- March 13, 2007 at 5:02 pm #238977BiggerPiggyBankParticipant
I have a very tiny little nothing tip really…..it’s more for lawn
maintenance, but I’ll go ahead and try to contribute. If you don’t have a
garage or someplace to store your lawnmower when your not using it or just
don’t want to go to the trouble to take it back into storage, you can just
park it somewhere out of the way and put your wheelbarrow upside down on top
of it. It’s quick and easy and protects the lawnmower from rain water.
- December 29, 2013 at 1:54 pm #446568
Use toilet paper rolls to start seedlings. Fold one end in, add soil, seeds, and set on a tray. You can plant the whole thing since the roll will degrade into the soil
- December 30, 2013 at 4:33 am #446839
- December 30, 2013 at 4:35 am #446841
- January 22, 2014 at 4:08 pm #448905
Gallon milk jugs with the bottoms cut off make great plant covers for tender plants when the temps re cool at night. INsulates the plants from cooler night temperatures so plants don’t stall in their growth.
- January 22, 2014 at 5:40 pm #448926
I love the toilet paper roll idea. That sounds like something we could really use. It’s so expensive to buy all the little degradable pots.
- April 21, 2014 at 10:04 pm #453211
– Use your grass clippings between the rows to keep weeds down. Every spring rototill them under
– plant clover instead of grass. We overseeded with clover last year – the plan is to convert all our lawn to clover.
WAY less mowing
– speaking of mowing, buy a manual mower. We have a huge yard and it’s all we’ve ever used. We rake them up to use between the rows of veggies
– save your own seeds – I have sunflower, sweet pea and pole bean seeds saved from last year to plant this year.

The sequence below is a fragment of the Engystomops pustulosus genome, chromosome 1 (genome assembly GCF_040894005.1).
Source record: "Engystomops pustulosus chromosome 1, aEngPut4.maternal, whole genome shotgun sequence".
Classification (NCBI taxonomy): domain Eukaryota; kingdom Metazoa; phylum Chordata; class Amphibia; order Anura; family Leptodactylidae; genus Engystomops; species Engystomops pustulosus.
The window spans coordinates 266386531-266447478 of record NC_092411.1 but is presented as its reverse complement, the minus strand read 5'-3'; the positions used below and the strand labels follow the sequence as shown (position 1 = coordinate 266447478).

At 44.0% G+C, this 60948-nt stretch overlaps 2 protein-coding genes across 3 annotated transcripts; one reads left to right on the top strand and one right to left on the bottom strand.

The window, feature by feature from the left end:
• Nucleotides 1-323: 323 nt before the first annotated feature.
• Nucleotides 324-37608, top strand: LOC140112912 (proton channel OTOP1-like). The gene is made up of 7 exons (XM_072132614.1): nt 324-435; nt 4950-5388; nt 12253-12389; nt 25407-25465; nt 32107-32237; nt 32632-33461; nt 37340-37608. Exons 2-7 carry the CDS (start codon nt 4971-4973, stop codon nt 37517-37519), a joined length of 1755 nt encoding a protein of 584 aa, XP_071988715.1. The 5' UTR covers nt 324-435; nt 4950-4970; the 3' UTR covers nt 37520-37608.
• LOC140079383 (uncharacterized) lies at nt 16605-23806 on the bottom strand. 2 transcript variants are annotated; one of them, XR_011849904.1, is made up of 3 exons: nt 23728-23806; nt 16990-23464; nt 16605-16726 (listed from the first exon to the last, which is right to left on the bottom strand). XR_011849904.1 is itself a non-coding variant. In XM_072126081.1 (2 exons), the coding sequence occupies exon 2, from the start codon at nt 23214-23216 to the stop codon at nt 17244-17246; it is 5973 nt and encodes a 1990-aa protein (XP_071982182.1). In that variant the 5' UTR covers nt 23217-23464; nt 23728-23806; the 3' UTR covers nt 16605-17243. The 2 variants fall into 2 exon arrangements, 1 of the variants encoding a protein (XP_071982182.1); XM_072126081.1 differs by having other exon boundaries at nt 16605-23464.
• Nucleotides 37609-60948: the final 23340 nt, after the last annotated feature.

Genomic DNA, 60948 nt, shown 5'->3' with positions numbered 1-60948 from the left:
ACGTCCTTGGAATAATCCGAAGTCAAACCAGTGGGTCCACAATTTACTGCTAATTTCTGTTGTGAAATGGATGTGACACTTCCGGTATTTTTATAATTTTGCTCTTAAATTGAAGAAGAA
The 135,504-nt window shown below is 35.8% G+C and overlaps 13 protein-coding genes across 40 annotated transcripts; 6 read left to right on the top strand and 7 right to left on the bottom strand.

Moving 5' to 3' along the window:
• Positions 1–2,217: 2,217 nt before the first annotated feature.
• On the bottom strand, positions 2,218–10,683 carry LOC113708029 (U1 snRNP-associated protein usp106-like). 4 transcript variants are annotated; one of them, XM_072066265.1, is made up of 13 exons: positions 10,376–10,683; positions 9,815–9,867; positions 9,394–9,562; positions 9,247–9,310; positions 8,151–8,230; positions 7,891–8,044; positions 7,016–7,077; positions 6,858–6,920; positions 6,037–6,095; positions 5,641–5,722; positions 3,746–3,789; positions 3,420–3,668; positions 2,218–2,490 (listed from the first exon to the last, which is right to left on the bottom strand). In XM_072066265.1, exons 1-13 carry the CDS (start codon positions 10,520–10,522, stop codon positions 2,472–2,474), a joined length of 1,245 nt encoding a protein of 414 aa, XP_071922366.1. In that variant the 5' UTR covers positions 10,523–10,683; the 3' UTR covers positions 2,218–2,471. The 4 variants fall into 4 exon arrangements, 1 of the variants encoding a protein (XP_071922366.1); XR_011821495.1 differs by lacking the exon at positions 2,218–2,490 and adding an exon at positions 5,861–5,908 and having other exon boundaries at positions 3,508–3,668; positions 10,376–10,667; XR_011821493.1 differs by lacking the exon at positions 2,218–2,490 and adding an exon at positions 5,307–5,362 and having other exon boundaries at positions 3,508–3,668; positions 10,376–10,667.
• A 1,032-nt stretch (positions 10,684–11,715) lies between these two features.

I sprouted some just to be sure they’re viable.
– ask garden centres for their broken pots and glue them together. You can often get them for free.
– use broken/old crockware such as teapots as planter pots
– doing your own compost is as easy as piling it up in a corner. You don’t need a fancy barrel.
Many things like coffee grounds and eggshells don’t even need to be composted – just throw them on the garden
- April 22, 2014 at 6:35 pm #453239
hi, instead of newspaper use used or new coffee filters, might be a little messy but easier for the plants to grow roots through
- April 22, 2014 at 7:56 pm #453241
I use MYO compost regularly in my garden, whenever I plant the next crop. Here are some composting tips… I feed the compost heap year round.
1) When I mow in the fall, I bag everything and pile it the back corner of the yard to feed my compost heap throughout the year.
2) Among the many things “compy” likes to eat is newspapers. I clean out my office paper shredder once a month and run newsprint (not the glossy adds) through the shredder until the bin is full. I empty the bin onto the heap and cover with a layer of leaves.
3) Our church serves coffee weekly… I take the grounds home (paper filter as well) and dump it onto the heap.
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